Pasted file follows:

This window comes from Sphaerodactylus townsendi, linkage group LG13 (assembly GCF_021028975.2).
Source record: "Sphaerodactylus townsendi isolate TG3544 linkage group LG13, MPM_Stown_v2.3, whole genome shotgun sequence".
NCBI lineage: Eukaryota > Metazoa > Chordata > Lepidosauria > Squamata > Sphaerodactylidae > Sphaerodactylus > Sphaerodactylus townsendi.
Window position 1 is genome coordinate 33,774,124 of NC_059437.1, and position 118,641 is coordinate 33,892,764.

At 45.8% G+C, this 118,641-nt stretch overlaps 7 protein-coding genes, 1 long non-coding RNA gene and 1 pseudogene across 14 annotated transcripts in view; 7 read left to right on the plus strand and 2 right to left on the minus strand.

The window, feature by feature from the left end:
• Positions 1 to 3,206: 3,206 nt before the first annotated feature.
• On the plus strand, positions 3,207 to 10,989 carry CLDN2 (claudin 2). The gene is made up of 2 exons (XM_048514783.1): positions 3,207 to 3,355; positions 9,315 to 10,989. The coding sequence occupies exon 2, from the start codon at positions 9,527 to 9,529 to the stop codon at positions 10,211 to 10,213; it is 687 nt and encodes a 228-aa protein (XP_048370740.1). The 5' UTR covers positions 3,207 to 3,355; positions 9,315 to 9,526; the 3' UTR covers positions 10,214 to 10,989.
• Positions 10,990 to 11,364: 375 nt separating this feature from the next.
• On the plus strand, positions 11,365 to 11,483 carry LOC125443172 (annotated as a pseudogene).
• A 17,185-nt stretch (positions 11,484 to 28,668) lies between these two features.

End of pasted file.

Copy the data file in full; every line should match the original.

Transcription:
This window comes from Sphaerodactylus townsendi, linkage group LG13 (assembly GCF_021028975.2).
Source record: "Sphaerodactylus townsendi isolate TG3544 linkage group LG13, MPM_Stown_v2.3, whole genome shotgun sequence".
NCBI lineage: Eukaryota > Metazoa > Chordata > Lepidosauria > Squamata > Sphaerodactylidae > Sphaerodactylus > Sphaerodactylus townsendi.
Window position 1 is genome coordinate 33,774,124 of NC_059437.1, and position 118,641 is coordinate 33,892,764.

At 45.8% G+C, this 118,641-nt stretch overlaps 7 protein-coding genes, 1 long non-coding RNA gene and 1 pseudogene across 14 annotated transcripts in view; 7 read left to right on the plus strand and 2 right to left on the minus strand.

The window, feature by feature from the left end:
• Positions 1 to 3,206: 3,206 nt before the first annotated feature.
• On the plus strand, positions 3,207 to 10,989 carry CLDN2 (claudin 2). The gene is made up of 2 exons (XM_048514783.1): positions 3,207 to 3,355; positions 9,315 to 10,989. The coding sequence occupies exon 2, from the start codon at positions 9,527 to 9,529 to the stop codon at positions 10,211 to 10,213; it is 687 nt and encodes a 228-aa protein (XP_048370740.1). The 5' UTR covers positions 3,207 to 3,355; positions 9,315 to 9,526; the 3' UTR covers positions 10,214 to 10,989.
• Positions 10,990 to 11,364: 375 nt separating this feature from the next.
• On the plus strand, positions 11,365 to 11,483 carry LOC125443172 (annotated as a pseudogene).
• A 17,185-nt stretch (positions 11,484 to 28,668) lies between these two features.